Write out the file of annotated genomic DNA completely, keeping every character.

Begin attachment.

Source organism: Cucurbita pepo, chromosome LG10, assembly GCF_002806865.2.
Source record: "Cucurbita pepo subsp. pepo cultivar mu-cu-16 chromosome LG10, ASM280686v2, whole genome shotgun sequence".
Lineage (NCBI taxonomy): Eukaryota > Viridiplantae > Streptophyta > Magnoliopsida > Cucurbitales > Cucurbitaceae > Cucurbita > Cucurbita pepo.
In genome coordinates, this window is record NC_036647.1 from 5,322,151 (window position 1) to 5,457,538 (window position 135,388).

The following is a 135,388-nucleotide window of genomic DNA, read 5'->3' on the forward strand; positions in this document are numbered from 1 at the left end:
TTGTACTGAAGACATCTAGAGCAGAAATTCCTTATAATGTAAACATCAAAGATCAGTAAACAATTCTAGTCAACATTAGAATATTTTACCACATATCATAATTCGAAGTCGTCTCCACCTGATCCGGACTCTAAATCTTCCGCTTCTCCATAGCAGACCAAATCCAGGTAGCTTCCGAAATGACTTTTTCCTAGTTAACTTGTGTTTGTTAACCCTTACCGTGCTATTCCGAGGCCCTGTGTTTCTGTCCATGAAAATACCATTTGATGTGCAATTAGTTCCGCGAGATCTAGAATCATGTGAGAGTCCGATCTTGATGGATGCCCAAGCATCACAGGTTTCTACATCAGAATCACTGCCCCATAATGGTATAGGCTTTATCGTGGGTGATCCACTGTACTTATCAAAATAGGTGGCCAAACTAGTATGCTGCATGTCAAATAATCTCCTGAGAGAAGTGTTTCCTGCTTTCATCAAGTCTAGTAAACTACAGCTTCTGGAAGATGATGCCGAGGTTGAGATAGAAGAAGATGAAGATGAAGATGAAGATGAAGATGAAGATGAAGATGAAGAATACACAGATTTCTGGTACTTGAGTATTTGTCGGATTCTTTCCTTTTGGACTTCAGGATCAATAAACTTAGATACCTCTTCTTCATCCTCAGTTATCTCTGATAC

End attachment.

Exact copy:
Source organism: Cucurbita pepo, chromosome LG10, assembly GCF_002806865.2.
Source record: "Cucurbita pepo subsp. pepo cultivar mu-cu-16 chromosome LG10, ASM280686v2, whole genome shotgun sequence".
Lineage (NCBI taxonomy): Eukaryota > Viridiplantae > Streptophyta > Magnoliopsida > Cucurbitales > Cucurbitaceae > Cucurbita > Cucurbita pepo.
In genome coordinates, this window is record NC_036647.1 from 5,322,151 (window position 1) to 5,457,538 (window position 135,388).

The following is a 135,388-nucleotide window of genomic DNA, read 5'->3' on the forward strand; positions in this document are numbered from 1 at the left end:
TTGTACTGAAGACATCTAGAGCAGAAATTCCTTATAATGTAAACATCAAAGATCAGTAAACAATTCTAGTCAACATTAGAATATTTTACCACATATCATAATTCGAAGTCGTCTCCACCTGATCCGGACTCTAAATCTTCCGCTTCTCCATAGCAGACCAAATCCAGGTAGCTTCCGAAATGACTTTTTCCTAGTTAACTTGTGTTTGTTAACCCTTACCGTGCTATTCCGAGGCCCTGTGTTTCTGTCCATGAAAATACCATTTGATGTGCAATTAGTTCCGCGAGATCTAGAATCATGTGAGAGTCCGATCTTGATGGATGCCCAAGCATCACAGGTTTCTACATCAGAATCACTGCCCCATAATGGTATAGGCTTTATCGTGGGTGATCCACTGTACTTATCAAAATAGGTGGCCAAACTAGTATGCTGCATGTCAAATAATCTCCTGAGAGAAGTGTTTCCTGCTTTCATCAAGTCTAGTAAACTACAGCTTCTGGAAGATGATGCCGAGGTTGAGATAGAAGAAGATGAAGATGAAGATGAAGATGAAGATGAAGATGAAGATGAAGAATACACAGATTTCTGGTACTTGAGTATTTGTCGGATTCTTTCCTTTTGGACTTCAGGATCAATAAACTTAGATACCTCTTCTTCATCCTCAGTTATCTCTGATAC